The Impact of Advanced Forming Simulation on Product Manufacturing
Simulation technology has come leaps and bounds since it was first developed and is now one of the cornerstones of modern manufacturing. Simulations can now be used to calculate material usage, tonnage, forming feasibility, and much more with respect to new sheet metal products.
Advanced Simulation for Sheet Metal Forming
Every sheet metal part in the automotive industry is developed and optimized using sheet metal forming simulation, and simulation has become the established method by default. The forming or stamping of a sheet metal part is simulated on a computer using advanced simulation technology, making it possible to predict wrinkles, splits, springback and many other sheet metal forming defects, very early in the product/tooling development cycle. Because of the ease of use of today’s simulation software, it is not necessary to manufacture prototype tooling to determine the outcome of a proposed tool design.
Stamping and forming simulation uses the finite element method based on a full incremental technique. To receive accurate simulation results, a full and detailed 3D model of the proposed tooling must be available, and the parameters of the process must be included as accurately as possible.
A sheet metal forming simulation does not stop at a single forming operation. Today’s advanced simulation software simulates each and every step of the metal forming process, from blank to final restrike, including springback calculations in between all forming steps. Every secondary operation can be simulated to ensure the entire process is considered during simulation, and prevent nasty surprises on the shop floor.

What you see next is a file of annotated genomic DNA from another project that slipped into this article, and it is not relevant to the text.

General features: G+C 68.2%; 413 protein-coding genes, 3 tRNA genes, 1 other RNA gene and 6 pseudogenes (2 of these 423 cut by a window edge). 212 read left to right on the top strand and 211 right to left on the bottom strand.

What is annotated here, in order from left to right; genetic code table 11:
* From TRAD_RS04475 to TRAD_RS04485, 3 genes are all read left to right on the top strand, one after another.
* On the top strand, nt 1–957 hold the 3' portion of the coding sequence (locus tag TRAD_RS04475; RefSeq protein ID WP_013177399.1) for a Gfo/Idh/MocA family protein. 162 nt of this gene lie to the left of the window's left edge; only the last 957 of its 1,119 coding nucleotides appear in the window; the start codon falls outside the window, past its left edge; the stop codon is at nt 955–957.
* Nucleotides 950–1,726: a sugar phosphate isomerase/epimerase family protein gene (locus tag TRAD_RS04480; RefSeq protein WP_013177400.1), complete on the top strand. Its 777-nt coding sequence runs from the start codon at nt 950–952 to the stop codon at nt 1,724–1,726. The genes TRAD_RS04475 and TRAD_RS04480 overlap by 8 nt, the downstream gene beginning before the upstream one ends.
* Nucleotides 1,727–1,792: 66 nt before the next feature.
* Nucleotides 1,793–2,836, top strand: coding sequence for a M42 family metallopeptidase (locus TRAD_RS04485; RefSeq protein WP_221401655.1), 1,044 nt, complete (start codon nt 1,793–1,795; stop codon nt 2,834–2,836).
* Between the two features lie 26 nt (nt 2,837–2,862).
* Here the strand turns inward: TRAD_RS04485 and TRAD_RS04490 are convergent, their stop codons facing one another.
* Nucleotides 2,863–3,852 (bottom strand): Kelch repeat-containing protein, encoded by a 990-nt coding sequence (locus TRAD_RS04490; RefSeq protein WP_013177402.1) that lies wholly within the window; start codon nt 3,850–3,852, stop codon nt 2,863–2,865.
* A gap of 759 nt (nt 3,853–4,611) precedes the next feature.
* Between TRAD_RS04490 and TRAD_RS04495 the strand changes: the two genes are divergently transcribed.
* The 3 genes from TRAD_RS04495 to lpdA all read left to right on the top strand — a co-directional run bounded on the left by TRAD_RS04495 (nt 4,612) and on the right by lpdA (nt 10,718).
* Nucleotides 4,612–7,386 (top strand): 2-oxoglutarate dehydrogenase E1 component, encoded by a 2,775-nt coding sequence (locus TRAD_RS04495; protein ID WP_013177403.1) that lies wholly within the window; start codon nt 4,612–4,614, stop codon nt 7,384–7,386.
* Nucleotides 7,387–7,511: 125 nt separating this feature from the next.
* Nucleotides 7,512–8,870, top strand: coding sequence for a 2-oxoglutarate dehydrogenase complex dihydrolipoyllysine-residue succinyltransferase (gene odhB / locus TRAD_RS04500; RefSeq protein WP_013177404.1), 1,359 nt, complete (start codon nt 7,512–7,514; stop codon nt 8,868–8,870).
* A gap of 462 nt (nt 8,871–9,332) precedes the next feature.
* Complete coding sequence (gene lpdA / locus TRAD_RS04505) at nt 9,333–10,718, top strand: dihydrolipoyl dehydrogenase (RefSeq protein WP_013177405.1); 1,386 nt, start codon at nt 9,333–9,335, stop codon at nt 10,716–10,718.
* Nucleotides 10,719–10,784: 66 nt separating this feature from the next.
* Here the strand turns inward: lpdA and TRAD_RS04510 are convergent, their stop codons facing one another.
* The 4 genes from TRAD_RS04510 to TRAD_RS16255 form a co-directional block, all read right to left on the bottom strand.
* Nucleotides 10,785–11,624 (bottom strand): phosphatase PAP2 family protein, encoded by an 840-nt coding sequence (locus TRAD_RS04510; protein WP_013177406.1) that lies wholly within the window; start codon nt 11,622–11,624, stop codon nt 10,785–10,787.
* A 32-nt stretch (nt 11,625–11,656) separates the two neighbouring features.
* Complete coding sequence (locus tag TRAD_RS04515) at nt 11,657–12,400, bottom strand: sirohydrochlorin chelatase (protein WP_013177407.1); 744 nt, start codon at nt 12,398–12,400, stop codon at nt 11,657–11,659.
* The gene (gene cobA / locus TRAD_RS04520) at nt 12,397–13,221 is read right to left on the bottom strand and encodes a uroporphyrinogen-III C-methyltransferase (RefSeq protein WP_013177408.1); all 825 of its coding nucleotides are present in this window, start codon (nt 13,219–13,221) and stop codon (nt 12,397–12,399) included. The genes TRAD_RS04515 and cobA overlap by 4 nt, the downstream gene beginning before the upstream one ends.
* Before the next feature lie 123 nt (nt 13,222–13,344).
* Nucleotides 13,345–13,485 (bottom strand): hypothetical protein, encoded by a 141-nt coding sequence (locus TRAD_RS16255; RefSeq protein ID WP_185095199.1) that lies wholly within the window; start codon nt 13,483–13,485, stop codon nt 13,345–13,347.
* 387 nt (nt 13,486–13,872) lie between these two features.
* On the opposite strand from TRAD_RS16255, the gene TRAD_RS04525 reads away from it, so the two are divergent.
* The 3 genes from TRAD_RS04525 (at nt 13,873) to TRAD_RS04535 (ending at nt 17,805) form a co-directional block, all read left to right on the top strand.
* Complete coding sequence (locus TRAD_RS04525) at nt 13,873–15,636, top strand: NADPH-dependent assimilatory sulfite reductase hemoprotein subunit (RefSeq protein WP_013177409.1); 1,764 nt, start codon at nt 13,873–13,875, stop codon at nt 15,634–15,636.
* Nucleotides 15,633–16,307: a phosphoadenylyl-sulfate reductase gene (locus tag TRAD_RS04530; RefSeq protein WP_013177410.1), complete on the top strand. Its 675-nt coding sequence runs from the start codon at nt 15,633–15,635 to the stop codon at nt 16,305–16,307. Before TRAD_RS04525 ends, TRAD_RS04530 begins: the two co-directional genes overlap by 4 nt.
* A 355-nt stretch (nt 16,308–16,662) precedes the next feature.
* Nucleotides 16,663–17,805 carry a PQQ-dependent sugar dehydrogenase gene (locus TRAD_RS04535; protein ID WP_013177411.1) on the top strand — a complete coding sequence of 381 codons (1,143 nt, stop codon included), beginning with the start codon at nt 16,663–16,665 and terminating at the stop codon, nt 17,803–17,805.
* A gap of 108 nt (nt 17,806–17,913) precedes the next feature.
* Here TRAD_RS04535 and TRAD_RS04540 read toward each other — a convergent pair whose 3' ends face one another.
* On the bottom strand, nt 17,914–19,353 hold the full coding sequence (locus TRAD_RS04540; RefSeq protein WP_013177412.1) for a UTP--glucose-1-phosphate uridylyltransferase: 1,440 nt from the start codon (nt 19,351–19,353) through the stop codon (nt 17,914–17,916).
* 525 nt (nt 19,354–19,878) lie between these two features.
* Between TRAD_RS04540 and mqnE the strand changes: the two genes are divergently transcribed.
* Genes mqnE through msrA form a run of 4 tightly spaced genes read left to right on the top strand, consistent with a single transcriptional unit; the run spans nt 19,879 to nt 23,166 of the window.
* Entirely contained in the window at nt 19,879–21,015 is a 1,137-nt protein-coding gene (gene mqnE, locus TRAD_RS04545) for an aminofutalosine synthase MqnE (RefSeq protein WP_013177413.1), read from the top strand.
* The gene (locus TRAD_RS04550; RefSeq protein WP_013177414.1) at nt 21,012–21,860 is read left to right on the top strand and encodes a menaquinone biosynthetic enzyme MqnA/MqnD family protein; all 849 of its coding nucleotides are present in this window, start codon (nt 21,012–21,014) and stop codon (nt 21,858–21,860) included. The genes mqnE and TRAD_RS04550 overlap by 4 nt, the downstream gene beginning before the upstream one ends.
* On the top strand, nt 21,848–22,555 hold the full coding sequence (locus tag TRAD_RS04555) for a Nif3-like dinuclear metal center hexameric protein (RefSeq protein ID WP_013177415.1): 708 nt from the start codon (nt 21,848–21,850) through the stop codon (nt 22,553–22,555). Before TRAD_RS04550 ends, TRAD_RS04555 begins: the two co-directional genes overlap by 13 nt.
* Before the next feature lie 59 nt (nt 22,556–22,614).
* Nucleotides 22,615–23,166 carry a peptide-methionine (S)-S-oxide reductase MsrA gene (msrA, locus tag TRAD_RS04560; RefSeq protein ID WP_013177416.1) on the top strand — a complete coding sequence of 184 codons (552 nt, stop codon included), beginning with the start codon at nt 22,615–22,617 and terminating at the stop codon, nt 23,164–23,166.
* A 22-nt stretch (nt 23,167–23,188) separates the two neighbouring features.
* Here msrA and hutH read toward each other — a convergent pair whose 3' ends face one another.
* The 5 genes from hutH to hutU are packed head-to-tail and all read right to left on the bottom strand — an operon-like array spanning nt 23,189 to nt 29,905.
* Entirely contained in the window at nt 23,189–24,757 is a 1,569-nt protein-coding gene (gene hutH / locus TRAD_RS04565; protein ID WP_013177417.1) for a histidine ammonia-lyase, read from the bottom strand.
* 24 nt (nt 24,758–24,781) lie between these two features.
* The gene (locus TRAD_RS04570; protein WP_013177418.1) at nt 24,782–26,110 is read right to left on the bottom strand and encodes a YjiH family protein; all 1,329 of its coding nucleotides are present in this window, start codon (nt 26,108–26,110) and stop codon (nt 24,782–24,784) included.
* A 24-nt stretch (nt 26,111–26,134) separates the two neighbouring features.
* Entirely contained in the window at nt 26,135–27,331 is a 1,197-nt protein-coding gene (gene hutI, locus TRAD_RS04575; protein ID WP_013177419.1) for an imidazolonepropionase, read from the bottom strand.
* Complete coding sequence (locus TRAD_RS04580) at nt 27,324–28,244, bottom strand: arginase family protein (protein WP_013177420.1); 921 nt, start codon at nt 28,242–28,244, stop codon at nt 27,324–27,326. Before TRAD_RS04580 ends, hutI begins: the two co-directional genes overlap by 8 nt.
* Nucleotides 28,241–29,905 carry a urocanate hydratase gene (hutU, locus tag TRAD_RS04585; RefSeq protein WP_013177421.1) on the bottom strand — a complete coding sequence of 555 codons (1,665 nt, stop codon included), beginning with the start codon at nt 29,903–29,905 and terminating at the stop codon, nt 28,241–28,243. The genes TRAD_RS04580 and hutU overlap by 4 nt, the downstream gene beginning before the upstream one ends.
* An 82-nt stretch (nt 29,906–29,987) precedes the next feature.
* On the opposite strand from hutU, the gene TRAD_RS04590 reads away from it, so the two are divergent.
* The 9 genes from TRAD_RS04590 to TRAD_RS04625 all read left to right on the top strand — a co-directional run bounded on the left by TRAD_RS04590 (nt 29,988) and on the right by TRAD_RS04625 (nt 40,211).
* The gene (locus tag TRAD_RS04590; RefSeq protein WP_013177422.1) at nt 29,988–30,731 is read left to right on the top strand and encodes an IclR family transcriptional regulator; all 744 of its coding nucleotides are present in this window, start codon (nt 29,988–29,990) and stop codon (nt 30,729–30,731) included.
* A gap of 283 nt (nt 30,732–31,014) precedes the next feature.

A typical list of parameters needed for accurate simulation are:
- – Final part geometry
- – Tooling geometry for each and every operation
- – Mechanical material properties of the sheet metal
- – Friction values of finished tools
The outputs from simulation typically are:
- – Stresses and strains (calculated at EVERY increment in each forming stage)
- – Prediction of wrinkles and splits
- – Thickening and thinning
- – Springback prediction at any stage of the process
- – Process variations due to changing inputs (such as material properties of the sheet)
- – Accurately developed blank shape or retrim profiles, where applicable
Forming simulation is not limited to the tool design development stage. If forming simulation is implemented at the product design stage, this results in a product design that is easier and less costly to produce. The early use of simulation in the product design phase always saves time and cost during the tooling phase, and ultimately reduces or eliminates trial and error tuning of the forming tools, and often removes the need to make undesired changes to the product shape. If a tool design is not yet fully functional, simulation will also allow optimization of the tool design to achieve the required outcome, without physically manufacturing the tool.
Many design alternatives can be assessed quickly and easily in simulation, which results in significant time and cost savings. The number of physical tool tryouts is reduced and time to market is shortened beyond what otherwise would be possible. Higher quality part and tool design results and production of the simulation part/process is more reliable if simulation is utilized during the design phases.
Interested in learning more about what is possible with advanced forming simulation software? Take a look at a few of our case studies and see what’s we’ve accomplished for our clients.